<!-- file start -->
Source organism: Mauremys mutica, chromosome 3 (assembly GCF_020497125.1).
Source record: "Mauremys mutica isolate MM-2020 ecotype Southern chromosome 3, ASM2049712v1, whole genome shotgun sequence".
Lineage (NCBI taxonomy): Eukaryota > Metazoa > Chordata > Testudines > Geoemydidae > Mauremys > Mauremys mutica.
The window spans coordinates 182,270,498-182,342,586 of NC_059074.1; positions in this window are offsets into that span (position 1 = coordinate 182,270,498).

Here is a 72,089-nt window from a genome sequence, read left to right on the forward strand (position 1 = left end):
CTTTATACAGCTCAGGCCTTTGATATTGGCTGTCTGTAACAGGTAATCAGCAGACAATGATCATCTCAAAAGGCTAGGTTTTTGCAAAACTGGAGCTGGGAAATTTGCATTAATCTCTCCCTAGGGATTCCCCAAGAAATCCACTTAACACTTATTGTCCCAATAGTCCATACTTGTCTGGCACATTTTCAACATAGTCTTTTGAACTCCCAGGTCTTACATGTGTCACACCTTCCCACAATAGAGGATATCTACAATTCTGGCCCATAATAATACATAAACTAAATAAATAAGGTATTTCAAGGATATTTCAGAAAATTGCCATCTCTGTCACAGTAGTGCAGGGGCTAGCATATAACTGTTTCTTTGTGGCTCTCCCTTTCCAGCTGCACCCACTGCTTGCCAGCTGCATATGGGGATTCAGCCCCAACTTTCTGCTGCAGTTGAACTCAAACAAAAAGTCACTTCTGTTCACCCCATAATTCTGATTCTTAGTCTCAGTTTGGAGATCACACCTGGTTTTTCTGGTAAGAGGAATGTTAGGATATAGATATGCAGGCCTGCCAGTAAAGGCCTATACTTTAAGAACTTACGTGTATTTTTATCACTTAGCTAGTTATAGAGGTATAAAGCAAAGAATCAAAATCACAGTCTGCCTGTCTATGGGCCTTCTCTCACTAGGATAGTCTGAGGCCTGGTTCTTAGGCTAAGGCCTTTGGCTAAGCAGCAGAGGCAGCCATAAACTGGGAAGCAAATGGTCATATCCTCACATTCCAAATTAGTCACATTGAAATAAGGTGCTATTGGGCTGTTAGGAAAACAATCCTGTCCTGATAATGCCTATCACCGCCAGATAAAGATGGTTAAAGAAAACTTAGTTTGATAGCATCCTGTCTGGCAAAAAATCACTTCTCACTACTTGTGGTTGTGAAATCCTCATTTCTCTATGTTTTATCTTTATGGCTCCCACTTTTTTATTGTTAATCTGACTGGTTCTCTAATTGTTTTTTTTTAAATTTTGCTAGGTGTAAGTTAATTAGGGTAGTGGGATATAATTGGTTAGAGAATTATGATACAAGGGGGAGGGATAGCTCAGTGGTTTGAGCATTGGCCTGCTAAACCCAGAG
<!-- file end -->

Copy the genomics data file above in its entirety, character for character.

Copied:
Source organism: Mauremys mutica, chromosome 3 (assembly GCF_020497125.1).
Source record: "Mauremys mutica isolate MM-2020 ecotype Southern chromosome 3, ASM2049712v1, whole genome shotgun sequence".
Lineage (NCBI taxonomy): Eukaryota > Metazoa > Chordata > Testudines > Geoemydidae > Mauremys > Mauremys mutica.
The window spans coordinates 182,270,498-182,342,586 of NC_059074.1; positions in this window are offsets into that span (position 1 = coordinate 182,270,498).

Here is a 72,089-nt window from a genome sequence, read left to right on the forward strand (position 1 = left end):
CTTTATACAGCTCAGGCCTTTGATATTGGCTGTCTGTAACAGGTAATCAGCAGACAATGATCATCTCAAAAGGCTAGGTTTTTGCAAAACTGGAGCTGGGAAATTTGCATTAATCTCTCCCTAGGGATTCCCCAAGAAATCCACTTAACACTTATTGTCCCAATAGTCCATACTTGTCTGGCACATTTTCAACATAGTCTTTTGAACTCCCAGGTCTTACATGTGTCACACCTTCCCACAATAGAGGATATCTACAATTCTGGCCCATAATAATACATAAACTAAATAAATAAGGTATTTCAAGGATATTTCAGAAAATTGCCATCTCTGTCACAGTAGTGCAGGGGCTAGCATATAACTGTTTCTTTGTGGCTCTCCCTTTCCAGCTGCACCCACTGCTTGCCAGCTGCATATGGGGATTCAGCCCCAACTTTCTGCTGCAGTTGAACTCAAACAAAAAGTCACTTCTGTTCACCCCATAATTCTGATTCTTAGTCTCAGTTTGGAGATCACACCTGGTTTTTCTGGTAAGAGGAATGTTAGGATATAGATATGCAGGCCTGCCAGTAAAGGCCTATACTTTAAGAACTTACGTGTATTTTTATCACTTAGCTAGTTATAGAGGTATAAAGCAAAGAATCAAAATCACAGTCTGCCTGTCTATGGGCCTTCTCTCACTAGGATAGTCTGAGGCCTGGTTCTTAGGCTAAGGCCTTTGGCTAAGCAGCAGAGGCAGCCATAAACTGGGAAGCAAATGGTCATATCCTCACATTCCAAATTAGTCACATTGAAATAAGGTGCTATTGGGCTGTTAGGAAAACAATCCTGTCCTGATAATGCCTATCACCGCCAGATAAAGATGGTTAAAGAAAACTTAGTTTGATAGCATCCTGTCTGGCAAAAAATCACTTCTCACTACTTGTGGTTGTGAAATCCTCATTTCTCTATGTTTTATCTTTATGGCTCCCACTTTTTTATTGTTAATCTGACTGGTTCTCTAATTGTTTTTTTTTAAATTTTGCTAGGTGTAAGTTAATTAGGGTAGTGGGATATAATTGGTTAGAGAATTATGATACAAGGGGGAGGGATAGCTCAGTGGTTTGAGCATTGGCCTGCTAAACCCAGAG